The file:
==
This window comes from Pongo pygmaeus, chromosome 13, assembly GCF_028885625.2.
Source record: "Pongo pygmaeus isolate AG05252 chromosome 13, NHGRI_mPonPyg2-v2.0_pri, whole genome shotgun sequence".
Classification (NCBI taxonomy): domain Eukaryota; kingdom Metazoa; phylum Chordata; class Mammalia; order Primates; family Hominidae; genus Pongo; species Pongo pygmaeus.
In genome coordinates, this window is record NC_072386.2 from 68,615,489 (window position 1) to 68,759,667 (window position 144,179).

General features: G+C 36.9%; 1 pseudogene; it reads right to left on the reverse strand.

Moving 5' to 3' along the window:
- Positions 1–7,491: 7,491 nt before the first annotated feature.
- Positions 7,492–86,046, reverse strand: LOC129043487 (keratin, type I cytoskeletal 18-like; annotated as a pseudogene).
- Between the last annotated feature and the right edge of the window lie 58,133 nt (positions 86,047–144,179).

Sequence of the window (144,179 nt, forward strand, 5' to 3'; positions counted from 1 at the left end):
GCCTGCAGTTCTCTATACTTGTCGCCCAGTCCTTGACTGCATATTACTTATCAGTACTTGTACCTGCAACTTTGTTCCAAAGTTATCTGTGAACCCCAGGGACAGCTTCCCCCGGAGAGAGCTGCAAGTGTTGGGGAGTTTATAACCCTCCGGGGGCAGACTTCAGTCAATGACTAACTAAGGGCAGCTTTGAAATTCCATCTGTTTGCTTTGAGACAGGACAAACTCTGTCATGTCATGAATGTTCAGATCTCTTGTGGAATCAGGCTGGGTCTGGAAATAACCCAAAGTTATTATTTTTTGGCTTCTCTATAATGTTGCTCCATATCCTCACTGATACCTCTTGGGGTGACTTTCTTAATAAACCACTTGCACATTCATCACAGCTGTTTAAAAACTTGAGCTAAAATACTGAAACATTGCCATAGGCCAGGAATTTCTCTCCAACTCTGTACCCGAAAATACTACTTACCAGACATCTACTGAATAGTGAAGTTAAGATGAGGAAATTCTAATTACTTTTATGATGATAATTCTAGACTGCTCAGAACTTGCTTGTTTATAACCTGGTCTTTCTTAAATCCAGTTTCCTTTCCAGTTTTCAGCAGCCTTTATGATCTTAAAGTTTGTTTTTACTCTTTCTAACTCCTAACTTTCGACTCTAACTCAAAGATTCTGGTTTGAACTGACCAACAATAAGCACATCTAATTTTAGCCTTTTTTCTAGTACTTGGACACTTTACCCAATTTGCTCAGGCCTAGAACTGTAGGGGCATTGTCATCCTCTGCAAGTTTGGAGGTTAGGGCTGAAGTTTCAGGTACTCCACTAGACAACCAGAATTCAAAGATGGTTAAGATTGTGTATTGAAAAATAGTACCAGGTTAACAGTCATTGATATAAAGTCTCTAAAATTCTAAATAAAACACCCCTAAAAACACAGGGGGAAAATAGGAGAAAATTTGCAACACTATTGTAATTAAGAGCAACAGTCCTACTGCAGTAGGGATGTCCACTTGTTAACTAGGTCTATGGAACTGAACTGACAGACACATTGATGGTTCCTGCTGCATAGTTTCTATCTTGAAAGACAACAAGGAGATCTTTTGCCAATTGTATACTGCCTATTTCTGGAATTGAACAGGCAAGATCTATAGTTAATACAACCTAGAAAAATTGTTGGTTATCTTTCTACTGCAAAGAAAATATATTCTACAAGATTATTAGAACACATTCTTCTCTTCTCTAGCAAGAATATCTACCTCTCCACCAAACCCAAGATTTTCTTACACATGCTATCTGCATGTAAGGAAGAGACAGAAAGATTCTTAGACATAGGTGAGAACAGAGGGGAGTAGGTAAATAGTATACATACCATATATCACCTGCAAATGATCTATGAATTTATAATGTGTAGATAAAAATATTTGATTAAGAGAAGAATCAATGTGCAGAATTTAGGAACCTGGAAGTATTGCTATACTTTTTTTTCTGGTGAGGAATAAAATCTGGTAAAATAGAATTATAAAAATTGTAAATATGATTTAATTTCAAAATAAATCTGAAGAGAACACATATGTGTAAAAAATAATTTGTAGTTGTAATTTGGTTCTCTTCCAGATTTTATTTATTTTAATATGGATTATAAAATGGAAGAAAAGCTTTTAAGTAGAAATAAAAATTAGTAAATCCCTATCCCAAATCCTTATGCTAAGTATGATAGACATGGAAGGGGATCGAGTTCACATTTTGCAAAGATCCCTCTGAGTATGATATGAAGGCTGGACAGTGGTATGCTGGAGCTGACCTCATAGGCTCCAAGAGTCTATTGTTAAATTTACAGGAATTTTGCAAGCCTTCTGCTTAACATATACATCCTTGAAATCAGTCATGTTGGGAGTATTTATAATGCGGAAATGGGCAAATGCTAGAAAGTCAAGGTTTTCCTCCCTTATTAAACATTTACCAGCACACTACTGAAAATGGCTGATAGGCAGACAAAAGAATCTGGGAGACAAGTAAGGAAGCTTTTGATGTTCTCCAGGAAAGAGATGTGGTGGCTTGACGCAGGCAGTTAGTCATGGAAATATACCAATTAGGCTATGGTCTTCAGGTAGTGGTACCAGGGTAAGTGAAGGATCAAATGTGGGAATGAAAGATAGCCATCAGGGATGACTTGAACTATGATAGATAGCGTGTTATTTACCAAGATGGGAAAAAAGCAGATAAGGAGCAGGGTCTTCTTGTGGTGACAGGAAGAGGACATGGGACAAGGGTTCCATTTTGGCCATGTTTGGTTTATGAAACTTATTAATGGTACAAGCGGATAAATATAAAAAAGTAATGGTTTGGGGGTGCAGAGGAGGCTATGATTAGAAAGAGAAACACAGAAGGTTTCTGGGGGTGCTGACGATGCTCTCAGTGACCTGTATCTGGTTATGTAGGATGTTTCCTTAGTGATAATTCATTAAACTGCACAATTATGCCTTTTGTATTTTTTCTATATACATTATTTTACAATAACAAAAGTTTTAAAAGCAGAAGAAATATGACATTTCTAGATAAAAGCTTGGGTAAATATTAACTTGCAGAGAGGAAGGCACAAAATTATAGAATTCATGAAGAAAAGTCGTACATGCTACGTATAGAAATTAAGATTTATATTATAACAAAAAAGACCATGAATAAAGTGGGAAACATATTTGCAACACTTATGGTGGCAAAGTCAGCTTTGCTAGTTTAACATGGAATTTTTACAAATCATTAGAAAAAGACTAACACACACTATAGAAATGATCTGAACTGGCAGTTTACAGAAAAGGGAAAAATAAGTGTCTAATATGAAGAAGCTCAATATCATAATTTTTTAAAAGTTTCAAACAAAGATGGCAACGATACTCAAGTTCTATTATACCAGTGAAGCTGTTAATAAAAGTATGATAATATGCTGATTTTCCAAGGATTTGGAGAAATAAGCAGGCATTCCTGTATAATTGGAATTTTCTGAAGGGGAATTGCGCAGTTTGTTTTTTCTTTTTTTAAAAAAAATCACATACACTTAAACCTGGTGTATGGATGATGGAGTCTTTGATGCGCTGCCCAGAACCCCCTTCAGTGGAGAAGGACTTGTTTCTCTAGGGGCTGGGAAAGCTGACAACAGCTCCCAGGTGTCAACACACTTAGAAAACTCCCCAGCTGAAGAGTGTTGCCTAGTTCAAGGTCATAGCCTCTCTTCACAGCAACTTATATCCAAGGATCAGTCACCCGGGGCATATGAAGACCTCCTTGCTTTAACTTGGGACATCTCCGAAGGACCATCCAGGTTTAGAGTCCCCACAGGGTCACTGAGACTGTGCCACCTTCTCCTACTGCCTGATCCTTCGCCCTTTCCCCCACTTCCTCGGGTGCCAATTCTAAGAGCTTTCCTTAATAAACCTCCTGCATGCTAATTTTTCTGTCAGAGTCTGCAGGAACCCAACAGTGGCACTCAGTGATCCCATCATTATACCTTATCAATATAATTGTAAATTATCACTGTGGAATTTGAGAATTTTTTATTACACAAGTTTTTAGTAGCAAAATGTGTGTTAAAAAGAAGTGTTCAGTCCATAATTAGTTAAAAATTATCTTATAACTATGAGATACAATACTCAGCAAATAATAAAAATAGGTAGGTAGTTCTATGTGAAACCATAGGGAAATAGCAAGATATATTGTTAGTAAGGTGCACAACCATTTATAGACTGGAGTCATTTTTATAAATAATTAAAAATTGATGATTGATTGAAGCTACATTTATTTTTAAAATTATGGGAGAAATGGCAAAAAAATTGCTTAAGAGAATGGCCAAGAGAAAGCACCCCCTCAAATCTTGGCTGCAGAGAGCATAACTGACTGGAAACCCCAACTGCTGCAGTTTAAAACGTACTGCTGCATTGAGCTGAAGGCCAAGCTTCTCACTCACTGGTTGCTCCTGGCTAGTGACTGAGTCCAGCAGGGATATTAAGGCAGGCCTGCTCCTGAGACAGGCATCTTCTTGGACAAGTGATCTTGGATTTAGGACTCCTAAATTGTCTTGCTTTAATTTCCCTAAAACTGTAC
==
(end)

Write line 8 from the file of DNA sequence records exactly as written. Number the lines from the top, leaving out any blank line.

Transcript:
- Positions 7,492–86,046, reverse strand: LOC129043487 (keratin, type I cytoskeletal 18-like; annotated as a pseudogene).